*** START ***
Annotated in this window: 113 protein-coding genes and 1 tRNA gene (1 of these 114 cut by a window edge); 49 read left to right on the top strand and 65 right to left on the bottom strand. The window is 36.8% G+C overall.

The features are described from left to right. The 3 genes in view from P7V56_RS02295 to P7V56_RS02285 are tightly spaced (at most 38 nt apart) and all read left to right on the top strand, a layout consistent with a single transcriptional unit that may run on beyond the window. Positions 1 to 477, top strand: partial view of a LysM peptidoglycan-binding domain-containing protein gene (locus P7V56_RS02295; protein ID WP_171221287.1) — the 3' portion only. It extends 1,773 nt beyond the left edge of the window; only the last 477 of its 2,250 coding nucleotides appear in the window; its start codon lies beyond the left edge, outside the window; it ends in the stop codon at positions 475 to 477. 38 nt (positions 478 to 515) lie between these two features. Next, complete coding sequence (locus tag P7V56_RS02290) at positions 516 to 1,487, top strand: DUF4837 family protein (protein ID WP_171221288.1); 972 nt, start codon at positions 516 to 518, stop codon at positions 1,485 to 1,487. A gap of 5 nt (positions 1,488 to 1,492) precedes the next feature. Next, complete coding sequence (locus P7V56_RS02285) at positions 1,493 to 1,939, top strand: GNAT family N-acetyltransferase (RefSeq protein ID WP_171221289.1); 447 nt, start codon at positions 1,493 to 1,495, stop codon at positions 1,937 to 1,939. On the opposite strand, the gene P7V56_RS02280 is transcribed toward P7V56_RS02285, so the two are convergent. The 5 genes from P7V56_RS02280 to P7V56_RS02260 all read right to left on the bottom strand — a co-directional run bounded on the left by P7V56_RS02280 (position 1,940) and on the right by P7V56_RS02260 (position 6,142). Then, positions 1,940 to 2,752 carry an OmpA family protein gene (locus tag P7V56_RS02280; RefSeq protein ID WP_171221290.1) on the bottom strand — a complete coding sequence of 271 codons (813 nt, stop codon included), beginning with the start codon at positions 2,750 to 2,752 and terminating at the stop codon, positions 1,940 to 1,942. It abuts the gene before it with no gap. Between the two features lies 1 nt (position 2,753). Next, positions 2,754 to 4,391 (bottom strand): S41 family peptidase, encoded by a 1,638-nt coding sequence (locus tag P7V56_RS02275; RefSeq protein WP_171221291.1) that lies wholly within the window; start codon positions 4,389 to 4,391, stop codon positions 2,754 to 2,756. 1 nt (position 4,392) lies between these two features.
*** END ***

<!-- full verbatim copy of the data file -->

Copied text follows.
Annotated in this window: 113 protein-coding genes and 1 tRNA gene (1 of these 114 cut by a window edge); 49 read left to right on the top strand and 65 right to left on the bottom strand. The window is 36.8% G+C overall.

The features are described from left to right. The 3 genes in view from P7V56_RS02295 to P7V56_RS02285 are tightly spaced (at most 38 nt apart) and all read left to right on the top strand, a layout consistent with a single transcriptional unit that may run on beyond the window. Positions 1 to 477, top strand: partial view of a LysM peptidoglycan-binding domain-containing protein gene (locus P7V56_RS02295; protein ID WP_171221287.1) — the 3' portion only. It extends 1,773 nt beyond the left edge of the window; only the last 477 of its 2,250 coding nucleotides appear in the window; its start codon lies beyond the left edge, outside the window; it ends in the stop codon at positions 475 to 477. 38 nt (positions 478 to 515) lie between these two features. Next, complete coding sequence (locus tag P7V56_RS02290) at positions 516 to 1,487, top strand: DUF4837 family protein (protein ID WP_171221288.1); 972 nt, start codon at positions 516 to 518, stop codon at positions 1,485 to 1,487. A gap of 5 nt (positions 1,488 to 1,492) precedes the next feature. Next, complete coding sequence (locus P7V56_RS02285) at positions 1,493 to 1,939, top strand: GNAT family N-acetyltransferase (RefSeq protein ID WP_171221289.1); 447 nt, start codon at positions 1,493 to 1,495, stop codon at positions 1,937 to 1,939. On the opposite strand, the gene P7V56_RS02280 is transcribed toward P7V56_RS02285, so the two are convergent. The 5 genes from P7V56_RS02280 to P7V56_RS02260 all read right to left on the bottom strand — a co-directional run bounded on the left by P7V56_RS02280 (position 1,940) and on the right by P7V56_RS02260 (position 6,142). Then, positions 1,940 to 2,752 carry an OmpA family protein gene (locus tag P7V56_RS02280; RefSeq protein ID WP_171221290.1) on the bottom strand — a complete coding sequence of 271 codons (813 nt, stop codon included), beginning with the start codon at positions 2,750 to 2,752 and terminating at the stop codon, positions 1,940 to 1,942. It abuts the gene before it with no gap. Between the two features lies 1 nt (position 2,753). Next, positions 2,754 to 4,391 (bottom strand): S41 family peptidase, encoded by a 1,638-nt coding sequence (locus tag P7V56_RS02275; RefSeq protein WP_171221291.1) that lies wholly within the window; start codon positions 4,389 to 4,391, stop codon positions 2,754 to 2,756. 1 nt (position 4,392) lies between these two features.